Experience astronomy with BRESSER

Large selection of telescopes and accessories - for beginners and professionals


Astronomie für alle – mit dem 60/900-Einsteiger-Teleskop inkl. umfangreichen Zubehörs und Kinderbuch startet die ganze Familie kinderleicht ins Astro-Hobby.
110,00 € *
Mit dem leistungsstarken 70/350 Teleskop mit Astro-Kinderbuch und jeder Menge Zubehör startet die ganze Familie schnell und einfach zu den Sternen.
125,00 € *
Polar finder bracket for mounting an existing polar finder of the AP or SX mount to the Polarie U Star Tracker photo mount
59,00 € * Shipping Weight 0.2 kg
Reflecting telescope set with smartphone holder, 4 colour filters for moon and planets as well as red light lamp for reading star charts at night
359,00 € *
Lunar and planetary camera, can be used as an astrophoto colour camera, or as an autoguider for high accurate tracking
129,00 € * Shipping Weight 0.26 kg
Blocks the light in the UV and IR waveband and thus improves image sharpness in lunar and planetary photography
34,00 € *
The EXPLORE SCIENTIFIC S-II filter allows the accurate observation of planetary nebulae, emission nebulae and supernova remnants
109,00 € * Shipping Weight 0.26 kg
The EXPLORE SCIENTIFIC O-III filter allows the accurate observation of low-light deep sky objects; narrow band version with 6.5 nm to increase contrast even in difficult urban conditions.
199,00 € * Shipping Weight 0.26 kg
The EXPLORE SCIENTIFIC S-II filter allows the accurate observation of planetary nebulae, emission nebulae and supernova remnants; narrow band version with 6.5 nm to increase contrast even in difficult urban conditions.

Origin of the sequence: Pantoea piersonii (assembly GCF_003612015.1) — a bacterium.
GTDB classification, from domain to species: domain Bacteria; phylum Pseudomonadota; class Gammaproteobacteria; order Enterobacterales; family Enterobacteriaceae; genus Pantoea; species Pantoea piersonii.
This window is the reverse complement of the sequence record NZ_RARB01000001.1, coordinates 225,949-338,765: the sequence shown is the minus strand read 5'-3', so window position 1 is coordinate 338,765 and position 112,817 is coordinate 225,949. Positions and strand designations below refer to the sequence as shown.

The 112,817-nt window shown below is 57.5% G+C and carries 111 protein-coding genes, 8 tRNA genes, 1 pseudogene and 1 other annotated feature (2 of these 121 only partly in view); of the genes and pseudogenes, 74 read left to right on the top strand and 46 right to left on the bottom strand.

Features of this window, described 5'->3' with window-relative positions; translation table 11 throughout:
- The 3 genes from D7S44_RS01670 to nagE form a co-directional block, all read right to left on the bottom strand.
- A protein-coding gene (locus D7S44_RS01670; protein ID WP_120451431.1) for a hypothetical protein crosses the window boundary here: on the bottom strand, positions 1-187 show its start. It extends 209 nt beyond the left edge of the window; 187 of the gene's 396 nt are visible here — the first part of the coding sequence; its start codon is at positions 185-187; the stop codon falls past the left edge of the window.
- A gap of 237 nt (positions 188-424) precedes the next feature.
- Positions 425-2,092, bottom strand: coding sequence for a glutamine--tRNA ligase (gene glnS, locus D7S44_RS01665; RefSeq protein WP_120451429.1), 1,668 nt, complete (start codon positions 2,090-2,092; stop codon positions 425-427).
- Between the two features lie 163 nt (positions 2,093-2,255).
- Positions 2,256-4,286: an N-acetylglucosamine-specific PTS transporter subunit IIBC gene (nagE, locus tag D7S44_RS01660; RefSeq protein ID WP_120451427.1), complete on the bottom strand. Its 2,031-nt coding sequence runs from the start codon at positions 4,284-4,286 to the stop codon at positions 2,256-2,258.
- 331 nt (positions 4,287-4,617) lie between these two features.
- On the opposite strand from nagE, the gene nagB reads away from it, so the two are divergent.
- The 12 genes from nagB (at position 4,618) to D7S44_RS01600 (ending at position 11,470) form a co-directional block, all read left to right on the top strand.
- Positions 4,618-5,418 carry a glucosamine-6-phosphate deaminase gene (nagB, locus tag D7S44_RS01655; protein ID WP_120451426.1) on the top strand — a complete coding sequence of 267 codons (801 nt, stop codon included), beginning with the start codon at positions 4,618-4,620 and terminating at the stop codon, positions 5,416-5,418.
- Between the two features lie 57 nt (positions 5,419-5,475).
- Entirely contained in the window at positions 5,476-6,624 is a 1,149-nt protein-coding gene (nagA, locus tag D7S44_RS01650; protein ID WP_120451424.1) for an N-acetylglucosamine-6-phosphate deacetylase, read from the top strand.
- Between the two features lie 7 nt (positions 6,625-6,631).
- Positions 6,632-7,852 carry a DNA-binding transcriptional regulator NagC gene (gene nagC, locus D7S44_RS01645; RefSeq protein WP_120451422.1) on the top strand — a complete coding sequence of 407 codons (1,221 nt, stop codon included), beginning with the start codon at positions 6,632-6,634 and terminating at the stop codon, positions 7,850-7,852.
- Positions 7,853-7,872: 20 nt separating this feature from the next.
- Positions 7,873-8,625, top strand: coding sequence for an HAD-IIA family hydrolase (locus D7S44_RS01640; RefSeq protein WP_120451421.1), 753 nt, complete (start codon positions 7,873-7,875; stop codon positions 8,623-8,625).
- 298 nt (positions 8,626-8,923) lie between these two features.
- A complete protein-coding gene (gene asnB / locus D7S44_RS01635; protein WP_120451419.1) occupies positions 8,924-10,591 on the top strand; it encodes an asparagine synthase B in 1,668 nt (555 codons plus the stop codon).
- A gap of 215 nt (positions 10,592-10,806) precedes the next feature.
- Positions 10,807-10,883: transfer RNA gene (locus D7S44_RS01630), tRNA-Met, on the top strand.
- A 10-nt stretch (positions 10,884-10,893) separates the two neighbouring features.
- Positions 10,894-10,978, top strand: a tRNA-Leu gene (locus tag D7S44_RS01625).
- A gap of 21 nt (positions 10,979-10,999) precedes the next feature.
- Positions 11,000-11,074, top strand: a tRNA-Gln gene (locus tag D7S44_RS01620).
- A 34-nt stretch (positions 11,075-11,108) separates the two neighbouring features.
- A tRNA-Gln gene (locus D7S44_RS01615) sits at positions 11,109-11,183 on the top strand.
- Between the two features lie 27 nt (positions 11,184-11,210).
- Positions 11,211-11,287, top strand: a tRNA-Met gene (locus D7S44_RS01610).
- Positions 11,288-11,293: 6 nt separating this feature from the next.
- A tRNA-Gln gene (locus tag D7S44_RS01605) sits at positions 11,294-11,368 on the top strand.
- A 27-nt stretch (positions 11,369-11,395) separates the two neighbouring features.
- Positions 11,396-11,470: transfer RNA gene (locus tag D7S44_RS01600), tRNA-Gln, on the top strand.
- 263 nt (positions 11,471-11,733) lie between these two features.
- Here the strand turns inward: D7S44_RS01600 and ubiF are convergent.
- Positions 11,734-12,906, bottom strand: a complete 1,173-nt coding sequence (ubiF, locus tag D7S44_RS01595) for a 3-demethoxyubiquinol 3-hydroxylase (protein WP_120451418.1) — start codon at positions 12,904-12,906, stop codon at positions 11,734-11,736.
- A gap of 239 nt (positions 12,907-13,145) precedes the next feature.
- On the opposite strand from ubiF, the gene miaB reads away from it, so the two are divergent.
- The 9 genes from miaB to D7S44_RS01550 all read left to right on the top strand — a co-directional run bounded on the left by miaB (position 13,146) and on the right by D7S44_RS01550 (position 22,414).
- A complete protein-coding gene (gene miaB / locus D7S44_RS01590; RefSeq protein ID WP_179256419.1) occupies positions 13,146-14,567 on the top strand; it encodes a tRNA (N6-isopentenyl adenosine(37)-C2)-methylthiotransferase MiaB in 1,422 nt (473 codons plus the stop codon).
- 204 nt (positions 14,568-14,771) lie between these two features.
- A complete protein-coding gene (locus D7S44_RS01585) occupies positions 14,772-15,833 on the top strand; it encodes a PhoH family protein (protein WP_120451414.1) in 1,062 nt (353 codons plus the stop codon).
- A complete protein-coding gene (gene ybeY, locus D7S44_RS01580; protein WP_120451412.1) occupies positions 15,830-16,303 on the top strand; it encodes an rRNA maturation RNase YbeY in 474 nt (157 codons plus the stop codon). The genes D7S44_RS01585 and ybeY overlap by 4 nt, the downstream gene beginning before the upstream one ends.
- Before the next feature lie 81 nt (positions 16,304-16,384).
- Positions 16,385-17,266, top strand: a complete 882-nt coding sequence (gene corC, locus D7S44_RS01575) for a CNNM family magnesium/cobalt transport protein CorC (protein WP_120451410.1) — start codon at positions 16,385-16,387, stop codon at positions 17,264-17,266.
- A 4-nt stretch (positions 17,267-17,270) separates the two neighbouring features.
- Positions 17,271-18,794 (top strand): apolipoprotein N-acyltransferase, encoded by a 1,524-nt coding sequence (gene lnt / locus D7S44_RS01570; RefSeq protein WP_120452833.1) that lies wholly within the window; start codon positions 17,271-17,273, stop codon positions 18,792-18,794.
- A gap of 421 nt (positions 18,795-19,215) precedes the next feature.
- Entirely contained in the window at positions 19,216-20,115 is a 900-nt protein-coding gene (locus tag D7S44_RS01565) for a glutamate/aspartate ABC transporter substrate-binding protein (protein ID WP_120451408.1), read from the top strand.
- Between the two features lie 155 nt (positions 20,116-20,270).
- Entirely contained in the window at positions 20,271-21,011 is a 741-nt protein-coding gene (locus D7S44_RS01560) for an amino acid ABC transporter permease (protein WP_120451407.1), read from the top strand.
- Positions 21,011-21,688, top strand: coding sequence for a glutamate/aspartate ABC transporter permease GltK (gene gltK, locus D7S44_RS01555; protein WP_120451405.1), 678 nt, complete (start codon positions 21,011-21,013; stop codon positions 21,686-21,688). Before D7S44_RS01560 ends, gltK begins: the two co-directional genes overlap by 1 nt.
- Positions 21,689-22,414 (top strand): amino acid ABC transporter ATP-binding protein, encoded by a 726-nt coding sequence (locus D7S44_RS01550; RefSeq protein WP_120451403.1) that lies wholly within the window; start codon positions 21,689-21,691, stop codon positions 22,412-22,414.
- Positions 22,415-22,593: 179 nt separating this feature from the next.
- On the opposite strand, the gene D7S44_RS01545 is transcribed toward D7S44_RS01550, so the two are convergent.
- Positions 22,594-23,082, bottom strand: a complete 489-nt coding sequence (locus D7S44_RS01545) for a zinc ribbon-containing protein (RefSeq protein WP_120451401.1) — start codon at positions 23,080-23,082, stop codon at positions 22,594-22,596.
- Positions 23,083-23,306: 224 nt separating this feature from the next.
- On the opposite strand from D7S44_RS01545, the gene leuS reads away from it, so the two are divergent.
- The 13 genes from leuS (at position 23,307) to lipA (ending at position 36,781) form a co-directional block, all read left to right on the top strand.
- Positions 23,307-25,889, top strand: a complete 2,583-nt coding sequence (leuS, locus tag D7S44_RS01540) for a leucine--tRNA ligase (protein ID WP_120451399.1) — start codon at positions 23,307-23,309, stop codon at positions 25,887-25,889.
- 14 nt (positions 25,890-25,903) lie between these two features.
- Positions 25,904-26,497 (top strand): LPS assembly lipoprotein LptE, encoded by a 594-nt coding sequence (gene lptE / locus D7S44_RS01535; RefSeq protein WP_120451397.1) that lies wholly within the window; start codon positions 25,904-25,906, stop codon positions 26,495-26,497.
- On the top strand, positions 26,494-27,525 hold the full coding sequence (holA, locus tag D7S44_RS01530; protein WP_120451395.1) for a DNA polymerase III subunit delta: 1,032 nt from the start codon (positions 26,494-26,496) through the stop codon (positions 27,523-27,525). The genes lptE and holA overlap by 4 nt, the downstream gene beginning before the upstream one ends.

199,00 € * Shipping Weight 0.26 kg
The EXPLORE SCIENTIFIC S-II filter allows the accurate observation of planetary nebulae, emission nebulae and supernova remnants; narrow band version with 6.5 nm to increase contrast even in difficult urban conditions.
139,00 € * Shipping Weight 0.26 kg

Experience astronomy with Bresser

For thousands of years, people have been studying the stars in the sky. Particularly conspicuously arranged groups of stars were named long ago - and these names are still found in the signs of the zodiac today. Astronomy has undergone a breathtaking development up to the present day - and there is no end to this development in sight. Galileo was the first person to look at the sky with a telescope 300 years ago - in 1991, the first astronomical telescope (Hubble) was placed in space.

NEW! Join our astronomy group on Facebook! Join here


Would you like to order from us as school, university or public institution? Would you like to order from us as a school, university or public institution? Please direct your enquiry to info(at)bresser.de, stating the invoice address (delivery address if applicable). Delivery is made on account. This also applies to a value of goods of more than 1000.00 Euro.

Even today, astronomers like Galileo begin the first observations with the naked eye. The basic prerequisite for this is, of course, a clear starry sky. That is why astronomers do not wish for friendly greetings at the end of a forum entry, for example, but for Clear Skies (cs abbreviated). No less important is the location of the sky observer: the best observing results can be achieved in a dark location, without any disturbing lights nearby.